The Middle East Channel

Militia groups withdraw from the Libyan capital of Tripoli after deadly clashes

Militia groups withdraw from the Libyan capital of Tripoli after deadly clashes

Militia groups from Misrata have reportedly begun withdrawing from the Libyan capital of Tripoli following clashes that killed at least 43 people and injured an estimated 450 others on Friday and Saturday. Misrata’s council of elders and local council on Sunday issued a statement ordering militia groups from the city to leave Tripoli within 72 hours. The order came after militiamen from the Misratan al-Nusour brigade fired on protesters participating in demonstrations outside its brigade headquarters calling for the militias to leave the capital. According to the interim government, "the security situation in Tripoli is good and under control." On Sunday, Libyan Deputy Intelligence Chief Mustafa Noah was reportedly abducted at Tripoli’s international airport by unknown gunmen but was later released on Monday. Noah’s abduction came about a month after Libyan Prime Minister Ali Zeidan was kidnapped and briefly held by militiamen associated with the government.


A Syrian government delegation met with Russian officials in Moscow Monday to discuss an international peace conference planned for Geneva. U.N. and Arab League Envoy to Syria Lakhdar Brahimi said that he hopes to convene the Geneva II conference in December. The talks in Moscow have come just days after Russian President Vladimir Putin held a phone call with Syrian President Bashar al-Assad for the first time in over two years. Amidst the diplomatic efforts, fierce violence continues within Syria, including a massive bombing targeting an army transport base in the Damascus suburb of Harasta. According to the British-based Syrian Observatory for Human Rights, 31 Syrian troops, including four senior officers, were killed in the explosion Sunday, which leveled the building. The bomb appeared to have been placed either inside or in the basement of the building, which suggests that rebel forces had infiltrated the base. Meanwhile, government offensives have continued in the outskirts of Damascus, in the Qalamoun mountain region along the border with Lebanon, as well as in the northern Aleppo region. A top Syrian rebel commander reportedly died overnight in Turkey after sustaining wounds from a government attack on Thursday in Aleppo province on a base where several rebel leaders were meeting. Abdulkader al-Saleh was the leader of Liwa al-Tawhid, one of the main rebel groups in Aleppo with between 8,000 and 10,000 fighters.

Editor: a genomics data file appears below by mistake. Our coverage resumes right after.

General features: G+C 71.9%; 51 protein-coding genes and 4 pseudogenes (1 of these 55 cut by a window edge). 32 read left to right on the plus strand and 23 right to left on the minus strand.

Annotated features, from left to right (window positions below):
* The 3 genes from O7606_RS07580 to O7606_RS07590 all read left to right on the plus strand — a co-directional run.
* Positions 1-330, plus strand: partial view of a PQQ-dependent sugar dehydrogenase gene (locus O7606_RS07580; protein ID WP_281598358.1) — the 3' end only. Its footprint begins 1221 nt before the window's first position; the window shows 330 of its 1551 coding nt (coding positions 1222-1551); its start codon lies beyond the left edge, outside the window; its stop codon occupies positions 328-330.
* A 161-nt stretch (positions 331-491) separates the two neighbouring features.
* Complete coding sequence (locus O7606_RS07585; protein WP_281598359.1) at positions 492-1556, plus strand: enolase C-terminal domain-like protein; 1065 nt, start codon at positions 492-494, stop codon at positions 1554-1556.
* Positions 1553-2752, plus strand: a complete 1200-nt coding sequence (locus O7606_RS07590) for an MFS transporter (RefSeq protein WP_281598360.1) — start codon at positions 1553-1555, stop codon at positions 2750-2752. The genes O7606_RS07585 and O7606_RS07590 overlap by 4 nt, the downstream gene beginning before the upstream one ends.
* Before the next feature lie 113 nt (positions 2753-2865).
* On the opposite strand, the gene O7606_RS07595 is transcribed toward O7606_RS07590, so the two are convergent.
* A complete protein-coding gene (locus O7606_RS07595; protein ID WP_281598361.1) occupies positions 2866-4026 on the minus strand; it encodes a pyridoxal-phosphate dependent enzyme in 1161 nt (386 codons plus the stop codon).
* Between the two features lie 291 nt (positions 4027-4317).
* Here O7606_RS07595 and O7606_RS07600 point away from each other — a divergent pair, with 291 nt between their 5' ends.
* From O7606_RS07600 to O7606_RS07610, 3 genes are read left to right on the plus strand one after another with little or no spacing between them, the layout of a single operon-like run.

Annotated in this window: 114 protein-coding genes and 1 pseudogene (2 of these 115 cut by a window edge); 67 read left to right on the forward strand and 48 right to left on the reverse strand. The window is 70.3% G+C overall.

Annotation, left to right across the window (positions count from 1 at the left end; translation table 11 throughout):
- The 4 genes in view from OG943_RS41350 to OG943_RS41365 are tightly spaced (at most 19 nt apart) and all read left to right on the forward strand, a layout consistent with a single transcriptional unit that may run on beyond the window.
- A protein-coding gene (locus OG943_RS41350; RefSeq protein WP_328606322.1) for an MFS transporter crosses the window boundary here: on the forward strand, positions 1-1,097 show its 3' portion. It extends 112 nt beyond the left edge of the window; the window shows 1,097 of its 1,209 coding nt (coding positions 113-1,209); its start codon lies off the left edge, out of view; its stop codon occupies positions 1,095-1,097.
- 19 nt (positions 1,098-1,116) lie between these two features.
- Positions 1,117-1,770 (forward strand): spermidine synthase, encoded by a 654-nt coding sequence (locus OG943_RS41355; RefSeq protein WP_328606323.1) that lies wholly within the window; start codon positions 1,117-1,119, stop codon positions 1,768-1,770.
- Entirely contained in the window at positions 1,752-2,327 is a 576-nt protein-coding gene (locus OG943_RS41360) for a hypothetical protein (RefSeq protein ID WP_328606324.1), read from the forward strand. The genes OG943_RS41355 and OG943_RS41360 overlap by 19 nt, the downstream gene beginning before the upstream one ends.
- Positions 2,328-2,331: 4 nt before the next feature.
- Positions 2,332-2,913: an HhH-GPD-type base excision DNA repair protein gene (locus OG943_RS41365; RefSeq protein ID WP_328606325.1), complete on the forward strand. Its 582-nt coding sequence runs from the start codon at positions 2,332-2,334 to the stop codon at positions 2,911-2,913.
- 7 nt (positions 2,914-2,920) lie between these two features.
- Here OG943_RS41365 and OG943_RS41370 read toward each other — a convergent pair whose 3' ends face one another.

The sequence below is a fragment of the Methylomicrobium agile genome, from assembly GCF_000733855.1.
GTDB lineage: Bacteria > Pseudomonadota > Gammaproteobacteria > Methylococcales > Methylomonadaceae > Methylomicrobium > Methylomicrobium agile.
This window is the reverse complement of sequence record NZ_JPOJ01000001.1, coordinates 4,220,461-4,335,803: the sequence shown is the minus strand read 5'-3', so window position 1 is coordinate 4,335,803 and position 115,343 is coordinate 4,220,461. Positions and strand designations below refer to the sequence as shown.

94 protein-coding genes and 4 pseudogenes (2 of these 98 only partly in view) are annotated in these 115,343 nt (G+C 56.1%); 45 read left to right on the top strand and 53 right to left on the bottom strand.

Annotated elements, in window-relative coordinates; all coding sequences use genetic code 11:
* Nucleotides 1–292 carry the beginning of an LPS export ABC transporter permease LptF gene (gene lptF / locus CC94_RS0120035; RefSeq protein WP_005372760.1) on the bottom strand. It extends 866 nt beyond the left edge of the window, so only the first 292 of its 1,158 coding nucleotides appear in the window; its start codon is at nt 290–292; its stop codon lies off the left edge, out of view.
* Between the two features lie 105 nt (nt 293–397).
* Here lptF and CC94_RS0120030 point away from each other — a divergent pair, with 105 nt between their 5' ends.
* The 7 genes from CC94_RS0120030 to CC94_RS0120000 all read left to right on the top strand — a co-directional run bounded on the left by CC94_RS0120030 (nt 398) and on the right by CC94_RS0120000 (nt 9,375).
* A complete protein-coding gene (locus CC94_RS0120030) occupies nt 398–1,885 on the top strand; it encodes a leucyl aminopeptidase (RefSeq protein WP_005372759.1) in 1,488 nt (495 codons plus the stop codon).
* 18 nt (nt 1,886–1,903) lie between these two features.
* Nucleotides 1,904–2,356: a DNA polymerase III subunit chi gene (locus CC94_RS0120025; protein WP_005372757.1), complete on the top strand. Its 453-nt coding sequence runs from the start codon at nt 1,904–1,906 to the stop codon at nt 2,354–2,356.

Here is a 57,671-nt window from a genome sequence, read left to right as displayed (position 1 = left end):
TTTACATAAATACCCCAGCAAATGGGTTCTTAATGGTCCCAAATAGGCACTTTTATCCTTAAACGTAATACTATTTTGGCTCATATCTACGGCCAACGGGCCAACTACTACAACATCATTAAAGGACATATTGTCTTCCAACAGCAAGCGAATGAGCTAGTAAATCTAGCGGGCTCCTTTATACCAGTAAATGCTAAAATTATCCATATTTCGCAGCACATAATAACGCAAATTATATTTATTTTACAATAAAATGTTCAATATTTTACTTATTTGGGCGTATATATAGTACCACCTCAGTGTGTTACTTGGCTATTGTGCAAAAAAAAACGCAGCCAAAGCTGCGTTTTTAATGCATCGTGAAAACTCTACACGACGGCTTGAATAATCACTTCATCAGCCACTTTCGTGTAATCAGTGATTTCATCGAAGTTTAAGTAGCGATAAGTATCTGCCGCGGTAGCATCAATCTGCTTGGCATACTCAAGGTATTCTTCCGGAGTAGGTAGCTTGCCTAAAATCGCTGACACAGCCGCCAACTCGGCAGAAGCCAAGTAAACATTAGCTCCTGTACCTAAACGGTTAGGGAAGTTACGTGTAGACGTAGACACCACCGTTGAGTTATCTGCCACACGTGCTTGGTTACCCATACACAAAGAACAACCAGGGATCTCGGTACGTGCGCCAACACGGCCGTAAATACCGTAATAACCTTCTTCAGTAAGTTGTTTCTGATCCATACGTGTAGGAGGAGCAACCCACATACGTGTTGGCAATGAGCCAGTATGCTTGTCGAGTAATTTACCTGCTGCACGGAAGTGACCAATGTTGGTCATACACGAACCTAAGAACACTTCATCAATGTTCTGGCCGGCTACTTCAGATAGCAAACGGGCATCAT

Arguments and Analysis

Libya: on the brink of abyss‘ (Solomon Dersso, Al Jazeera)

"The failure to re-establish state authority, the continuing hold of diverse and rival armed groupings, polarisation and militarisation of politics, regional and tribal divisions and fighting, political assassinations, as well as increasing extremism and acts of terrorism, have emerged as the defining features of Libya’s post-Gaddafi transition. While it adds to the argument against externally driven forcible regime change, the worrying and sad state of things in Libya inevitably also raises questions if Libya was worse off today than it was under Gaddafi’s authoritarian rule. As a special report by the Independent aptly captured it: ‘We all thought Libya had moved on — it has but into lawlessness and ruin.’

True, the situation has not as yet descended into total anarchy and full-fledged civil war. Overshadowed by the events in Egypt and Syria, Libya’s multidimensional crisis attracts little attention. But if the trend persists, it is not clear what would stop the country from becoming a major crisis in the region. Given the large amount of weapons moving around in and from the country and the precarious security situation in the Sahel and West Africa, including the surge in armed movements, Libya’s descent into anarchy is sure to affect not only North Africa and the entire Sahel region, but it would also be felt as far as Central Africa and the Horn of Africa regions." 

An Iran nuclear deal doesn’t hav
e to be perfect — just better than the alternatives
‘ (Kenneth Pollack, Washington Post)

"The current sanctions against Iran work only because they rest on an international consensus that Iran has been the recalcitrant party in the nuclear impasse. Russia, China, India, Brazil and other key nations have supported and abided by the sanctions because they have seen Iran as the country refusing to negotiate.

If Washington — rather than Tehran — rejects the deal under consideration, the United States will suddenly become the problem, and that could prove disastrous. It would embolden Tehran to hold out, rather than give in. Instead of increasing the pressure on Iran, over time, we would probably see an erosion of the sanctions.

Here it is worth remembering Iraq. Once international opinion turned against the Iraq sanctions in the mid-1990s, they unraveled quickly. By 2000, Saddam Hussein was smuggling billions of dollars in oil, goods and cash while countries such as France, Russia, China, Egypt and Turkey ignored U.N. Security Council resolutions — resolutions that France, Russia and China had voted for. What we found then, and as we would probably find now with Iran, is that once international opinion turns against sanctions, trying to enforce them means fighting with your allies and trade partners, rather than the targeted country. That makes sanctions virtually impossible to sustain."

–Mary Casey & Joshua Haber